But that in no way reflects on the real power - as good a reason as any to take on a topic - wielded by Clinton and the people around him.  The rise of neoliberal internationalism is every bit as worthy a subject for analysis as the Civil Rights movement and arguably far more important in terms of its global impact.        

[ Parent ]
Did I Say ANYTHING About Power? (4.00 / 2)
In adiditon to which, Clinton was hardly at the center of that story.  It started long before him.

All I'm saying here is that you have a valid point, but it doesn't really negate David's.  It just presents another side.

"You know what they say -- those of us who fail history... doomed to repeat it in summer school." -- Buffy The Vampire Slayer, Season 6, Episode 3

[ Parent ]
You could say the same thing about King and Civil Rights (4.00 / 1)
for exactly the same reasons.  The Civil Rights movement started long before MLK came on the scene and involved a number of other equally and arguably more important figures once he became relevant.      

And when you use a phrase like "any way you look at it," particularly in relation to a public figure like the President of the United States, one can reasonably assume that you're talking about power too.  Indeed, how can you evaluate the fitness of a such a subject for biographical treatment - the point of David's post - without taking power into consideration.

I'm NOT merely presenting "another side": David said Clinton is a "historical footnote," which makes for a pretty silly statement for a number of what should be very obvious reasons, not the least of which is Branch's approach to biography.        

[ Parent ]
for your first sentence (4.00 / 1)
I loved the MLK books.  I'd say he had the tapes so he had to do a book sometime, and now that he knows Hillary Clinton won't be President (at least anytime soon) it is safe to publish them.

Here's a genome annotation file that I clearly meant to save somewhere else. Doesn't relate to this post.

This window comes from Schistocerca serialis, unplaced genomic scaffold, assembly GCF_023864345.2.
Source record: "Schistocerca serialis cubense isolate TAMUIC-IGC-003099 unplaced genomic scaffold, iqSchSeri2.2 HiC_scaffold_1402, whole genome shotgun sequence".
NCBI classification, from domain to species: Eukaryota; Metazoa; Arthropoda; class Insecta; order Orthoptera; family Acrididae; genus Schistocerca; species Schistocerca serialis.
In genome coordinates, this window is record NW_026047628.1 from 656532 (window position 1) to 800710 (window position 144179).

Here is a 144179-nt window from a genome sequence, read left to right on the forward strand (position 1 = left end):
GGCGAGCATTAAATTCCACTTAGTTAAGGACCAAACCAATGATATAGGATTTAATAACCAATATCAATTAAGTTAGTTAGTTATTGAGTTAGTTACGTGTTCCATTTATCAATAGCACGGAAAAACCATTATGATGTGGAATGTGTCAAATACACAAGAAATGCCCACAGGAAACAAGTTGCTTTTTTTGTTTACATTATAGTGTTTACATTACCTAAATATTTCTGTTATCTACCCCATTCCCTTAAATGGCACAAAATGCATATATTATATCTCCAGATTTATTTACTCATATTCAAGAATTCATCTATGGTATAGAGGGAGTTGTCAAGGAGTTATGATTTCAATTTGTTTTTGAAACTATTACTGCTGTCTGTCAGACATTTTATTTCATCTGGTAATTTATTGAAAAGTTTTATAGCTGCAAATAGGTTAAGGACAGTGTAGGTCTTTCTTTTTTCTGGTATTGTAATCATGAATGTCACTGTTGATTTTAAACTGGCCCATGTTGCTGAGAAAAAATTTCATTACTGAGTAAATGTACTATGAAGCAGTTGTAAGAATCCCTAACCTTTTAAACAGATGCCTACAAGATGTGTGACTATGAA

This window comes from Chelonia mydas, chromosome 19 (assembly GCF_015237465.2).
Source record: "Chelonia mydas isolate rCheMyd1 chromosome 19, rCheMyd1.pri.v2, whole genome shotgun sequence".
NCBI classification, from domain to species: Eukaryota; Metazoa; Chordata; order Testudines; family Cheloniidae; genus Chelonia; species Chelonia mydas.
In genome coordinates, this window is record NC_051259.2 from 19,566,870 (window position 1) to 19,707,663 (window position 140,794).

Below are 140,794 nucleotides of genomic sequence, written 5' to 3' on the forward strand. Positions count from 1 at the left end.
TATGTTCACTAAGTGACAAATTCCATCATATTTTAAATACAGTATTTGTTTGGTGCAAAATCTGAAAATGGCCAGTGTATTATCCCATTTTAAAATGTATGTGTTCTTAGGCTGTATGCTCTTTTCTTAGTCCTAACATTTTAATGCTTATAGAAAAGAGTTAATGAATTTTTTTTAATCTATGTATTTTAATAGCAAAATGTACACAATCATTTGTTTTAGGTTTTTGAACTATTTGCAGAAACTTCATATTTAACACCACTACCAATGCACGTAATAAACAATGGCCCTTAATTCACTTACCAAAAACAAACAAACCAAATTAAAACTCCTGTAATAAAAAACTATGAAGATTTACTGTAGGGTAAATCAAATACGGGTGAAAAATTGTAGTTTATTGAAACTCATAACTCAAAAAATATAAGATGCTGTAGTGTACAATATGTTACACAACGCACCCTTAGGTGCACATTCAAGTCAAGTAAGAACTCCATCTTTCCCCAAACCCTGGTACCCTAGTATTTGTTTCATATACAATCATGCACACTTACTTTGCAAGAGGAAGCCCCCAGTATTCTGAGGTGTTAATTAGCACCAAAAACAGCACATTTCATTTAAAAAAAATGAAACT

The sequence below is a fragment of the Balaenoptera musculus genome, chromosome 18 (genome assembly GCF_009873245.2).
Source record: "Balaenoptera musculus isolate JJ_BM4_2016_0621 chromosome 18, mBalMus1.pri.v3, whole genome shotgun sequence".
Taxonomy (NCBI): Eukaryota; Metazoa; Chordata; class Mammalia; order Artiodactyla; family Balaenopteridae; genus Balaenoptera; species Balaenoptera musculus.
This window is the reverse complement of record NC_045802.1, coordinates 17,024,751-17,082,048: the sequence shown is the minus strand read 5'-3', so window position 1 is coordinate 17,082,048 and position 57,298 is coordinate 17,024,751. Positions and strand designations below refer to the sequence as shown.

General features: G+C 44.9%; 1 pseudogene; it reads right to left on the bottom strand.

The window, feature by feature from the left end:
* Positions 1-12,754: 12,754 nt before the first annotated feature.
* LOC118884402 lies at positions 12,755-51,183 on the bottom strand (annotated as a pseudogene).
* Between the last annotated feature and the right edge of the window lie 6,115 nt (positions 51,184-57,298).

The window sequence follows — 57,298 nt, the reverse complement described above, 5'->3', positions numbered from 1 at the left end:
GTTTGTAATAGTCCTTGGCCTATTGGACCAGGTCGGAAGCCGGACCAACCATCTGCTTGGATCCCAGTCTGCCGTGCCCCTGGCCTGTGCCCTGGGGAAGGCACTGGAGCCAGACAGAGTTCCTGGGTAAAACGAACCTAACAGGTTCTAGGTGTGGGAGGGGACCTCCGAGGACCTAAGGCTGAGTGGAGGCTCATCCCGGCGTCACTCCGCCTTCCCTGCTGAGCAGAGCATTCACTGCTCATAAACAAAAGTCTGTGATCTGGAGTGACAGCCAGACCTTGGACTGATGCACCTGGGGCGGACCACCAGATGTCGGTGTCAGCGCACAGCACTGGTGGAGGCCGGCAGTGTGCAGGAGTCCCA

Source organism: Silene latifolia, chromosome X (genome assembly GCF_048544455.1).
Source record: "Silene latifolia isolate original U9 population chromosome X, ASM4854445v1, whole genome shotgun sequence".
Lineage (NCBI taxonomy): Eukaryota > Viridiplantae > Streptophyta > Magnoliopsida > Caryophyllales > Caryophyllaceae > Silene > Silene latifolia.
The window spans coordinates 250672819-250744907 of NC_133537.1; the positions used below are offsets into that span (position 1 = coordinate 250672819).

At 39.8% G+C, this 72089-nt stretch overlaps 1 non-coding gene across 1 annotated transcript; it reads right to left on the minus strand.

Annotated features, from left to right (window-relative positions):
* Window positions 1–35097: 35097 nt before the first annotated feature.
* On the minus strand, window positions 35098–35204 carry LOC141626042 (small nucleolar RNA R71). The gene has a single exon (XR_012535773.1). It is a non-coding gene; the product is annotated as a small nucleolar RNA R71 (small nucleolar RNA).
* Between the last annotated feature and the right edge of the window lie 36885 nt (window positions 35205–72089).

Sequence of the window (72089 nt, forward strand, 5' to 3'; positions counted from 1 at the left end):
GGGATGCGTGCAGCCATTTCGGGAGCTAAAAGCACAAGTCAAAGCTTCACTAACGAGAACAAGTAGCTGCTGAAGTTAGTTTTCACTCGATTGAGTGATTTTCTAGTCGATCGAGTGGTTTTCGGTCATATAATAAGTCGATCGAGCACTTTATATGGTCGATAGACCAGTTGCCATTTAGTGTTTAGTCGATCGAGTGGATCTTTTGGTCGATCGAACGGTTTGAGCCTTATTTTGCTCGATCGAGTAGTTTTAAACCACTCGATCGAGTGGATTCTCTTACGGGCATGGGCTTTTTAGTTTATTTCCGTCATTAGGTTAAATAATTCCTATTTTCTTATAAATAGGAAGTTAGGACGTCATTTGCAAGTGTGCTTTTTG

New Jersey politics at Blue Jersey.

Sometimes it is easier (4.00 / 2)
to cast yourself as a "restrained would have been a hero if only" than to make the effort and have the courage to actually be one.  Problem is heroes die, politically, and sadly as with the Kennedys, literally for their courage.  Bill always wanted to be JFK, but never understood what it took to match a man who would swim miles to save a fellow sailor and destroy his back to do it.  That sort of self sacrifice never came easily to Bill, and I think he is ashamed of that.

[ Parent ]
It's definitively more personally profitable ... (4.00 / 1)
... to go with what the corporations and big money want.  bill could attest to that, but of course he won't.


[ Parent ]
Clinton's Guilty Conscience Speaking (4.00 / 4)
My take is that Clinton really did want to help the working class.  Despite his DLC background, he certainly ran a much more blatantly economically populist campaign than any of the more "doctrinaire" liberal Democrats who preceded him.

But then, precisely because he was so "non-doctrinaire" he got rolled so fast it would make your head spin.

Hence the anger at Greider for not getting with the program.  What emperor wants to be questioned over his new clothes?

Clinton's irrational anger shows how spot on Grieder was.

"You know what they say -- those of us who fail history... doomed to repeat it in summer school." -- Buffy The Vampire Slayer, Season 6, Episode 3

Guilty conscience? Maybe. (0.00 / 0)
But I don't think it's because he wanted to do anything good and found himself drawn to the evils of compromise.  No, it's because he wanted to screw people over and have them love him for it.  Why would the free traders who wanted NAFTA passed boast that Clinton wanted to 'run "over the dead bodies" of workers and the environmental movement' if the president didn't want to 'run "over the dead bodies" of workers and the environmental movement'?

Clinton's tirades are borne of the knowledge that he made horrendously bad decisions that cannot ever be justified or accepted, and he cannot bear to be called out for having made them in the first place.  It's always got to be someone else's fault.

[ Parent ]